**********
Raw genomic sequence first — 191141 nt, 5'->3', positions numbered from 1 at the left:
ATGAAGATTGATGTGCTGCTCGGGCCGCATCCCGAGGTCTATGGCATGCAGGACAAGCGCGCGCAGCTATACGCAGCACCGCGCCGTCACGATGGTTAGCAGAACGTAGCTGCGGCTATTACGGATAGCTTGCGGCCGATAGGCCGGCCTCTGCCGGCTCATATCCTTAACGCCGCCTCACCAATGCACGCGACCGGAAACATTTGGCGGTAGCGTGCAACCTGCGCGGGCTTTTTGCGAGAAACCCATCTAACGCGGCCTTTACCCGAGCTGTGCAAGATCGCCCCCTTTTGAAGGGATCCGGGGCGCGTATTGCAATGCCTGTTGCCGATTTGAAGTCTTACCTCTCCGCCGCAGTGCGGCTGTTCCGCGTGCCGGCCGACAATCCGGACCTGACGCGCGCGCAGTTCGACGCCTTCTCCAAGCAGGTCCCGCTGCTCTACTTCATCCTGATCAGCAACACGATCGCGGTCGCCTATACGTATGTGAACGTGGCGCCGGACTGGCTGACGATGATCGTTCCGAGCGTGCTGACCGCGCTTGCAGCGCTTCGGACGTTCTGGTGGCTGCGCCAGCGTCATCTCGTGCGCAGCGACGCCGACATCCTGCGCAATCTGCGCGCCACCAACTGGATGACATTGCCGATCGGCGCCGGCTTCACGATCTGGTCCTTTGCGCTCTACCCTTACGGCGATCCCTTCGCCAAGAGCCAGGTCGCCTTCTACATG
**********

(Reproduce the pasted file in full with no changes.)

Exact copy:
Raw genomic sequence first — 191141 nt, 5'->3', positions numbered from 1 at the left:
ATGAAGATTGATGTGCTGCTCGGGCCGCATCCCGAGGTCTATGGCATGCAGGACAAGCGCGCGCAGCTATACGCAGCACCGCGCCGTCACGATGGTTAGCAGAACGTAGCTGCGGCTATTACGGATAGCTTGCGGCCGATAGGCCGGCCTCTGCCGGCTCATATCCTTAACGCCGCCTCACCAATGCACGCGACCGGAAACATTTGGCGGTAGCGTGCAACCTGCGCGGGCTTTTTGCGAGAAACCCATCTAACGCGGCCTTTACCCGAGCTGTGCAAGATCGCCCCCTTTTGAAGGGATCCGGGGCGCGTATTGCAATGCCTGTTGCCGATTTGAAGTCTTACCTCTCCGCCGCAGTGCGGCTGTTCCGCGTGCCGGCCGACAATCCGGACCTGACGCGCGCGCAGTTCGACGCCTTCTCCAAGCAGGTCCCGCTGCTCTACTTCATCCTGATCAGCAACACGATCGCGGTCGCCTATACGTATGTGAACGTGGCGCCGGACTGGCTGACGATGATCGTTCCGAGCGTGCTGACCGCGCTTGCAGCGCTTCGGACGTTCTGGTGGCTGCGCCAGCGTCATCTCGTGCGCAGCGACGCCGACATCCTGCGCAATCTGCGCGCCACCAACTGGATGACATTGCCGATCGGCGCCGGCTTCACGATCTGGTCCTTTGCGCTCTACCCTTACGGCGATCCCTTCGCCAAGAGCCAGGTCGCCTTCTACATG